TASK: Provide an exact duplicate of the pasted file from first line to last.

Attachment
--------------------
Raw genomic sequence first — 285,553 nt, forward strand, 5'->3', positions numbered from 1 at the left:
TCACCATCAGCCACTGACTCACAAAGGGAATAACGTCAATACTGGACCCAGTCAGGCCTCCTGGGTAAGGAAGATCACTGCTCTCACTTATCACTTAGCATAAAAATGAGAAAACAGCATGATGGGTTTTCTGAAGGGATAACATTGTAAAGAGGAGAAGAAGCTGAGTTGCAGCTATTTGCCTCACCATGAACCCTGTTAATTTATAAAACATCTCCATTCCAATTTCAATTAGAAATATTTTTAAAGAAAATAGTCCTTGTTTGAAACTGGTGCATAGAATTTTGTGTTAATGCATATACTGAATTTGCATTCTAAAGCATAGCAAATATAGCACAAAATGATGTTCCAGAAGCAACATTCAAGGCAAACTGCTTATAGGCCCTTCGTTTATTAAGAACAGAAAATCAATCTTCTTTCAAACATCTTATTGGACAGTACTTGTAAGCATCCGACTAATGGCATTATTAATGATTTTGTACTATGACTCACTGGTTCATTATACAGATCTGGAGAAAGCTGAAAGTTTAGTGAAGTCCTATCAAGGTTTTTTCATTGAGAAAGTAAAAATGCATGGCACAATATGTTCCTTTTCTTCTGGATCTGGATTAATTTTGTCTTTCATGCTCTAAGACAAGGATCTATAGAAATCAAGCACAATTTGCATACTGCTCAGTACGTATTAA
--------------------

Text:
Raw genomic sequence first — 285,553 nt, forward strand, 5'->3', positions numbered from 1 at the left:
TCACCATCAGCCACTGACTCACAAAGGGAATAACGTCAATACTGGACCCAGTCAGGCCTCCTGGGTAAGGAAGATCACTGCTCTCACTTATCACTTAGCATAAAAATGAGAAAACAGCATGATGGGTTTTCTGAAGGGATAACATTGTAAAGAGGAGAAGAAGCTGAGTTGCAGCTATTTGCCTCACCATGAACCCTGTTAATTTATAAAACATCTCCATTCCAATTTCAATTAGAAATATTTTTAAAGAAAATAGTCCTTGTTTGAAACTGGTGCATAGAATTTTGTGTTAATGCATATACTGAATTTGCATTCTAAAGCATAGCAAATATAGCACAAAATGATGTTCCAGAAGCAACATTCAAGGCAAACTGCTTATAGGCCCTTCGTTTATTAAGAACAGAAAATCAATCTTCTTTCAAACATCTTATTGGACAGTACTTGTAAGCATCCGACTAATGGCATTATTAATGATTTTGTACTATGACTCACTGGTTCATTATACAGATCTGGAGAAAGCTGAAAGTTTAGTGAAGTCCTATCAAGGTTTTTTCATTGAGAAAGTAAAAATGCATGGCACAATATGTTCCTTTTCTTCTGGATCTGGATTAATTTTGTCTTTCATGCTCTAAGACAAGGATCTATAGAAATCAAGCACAATTTGCATACTGCTCAGTACGTATTAA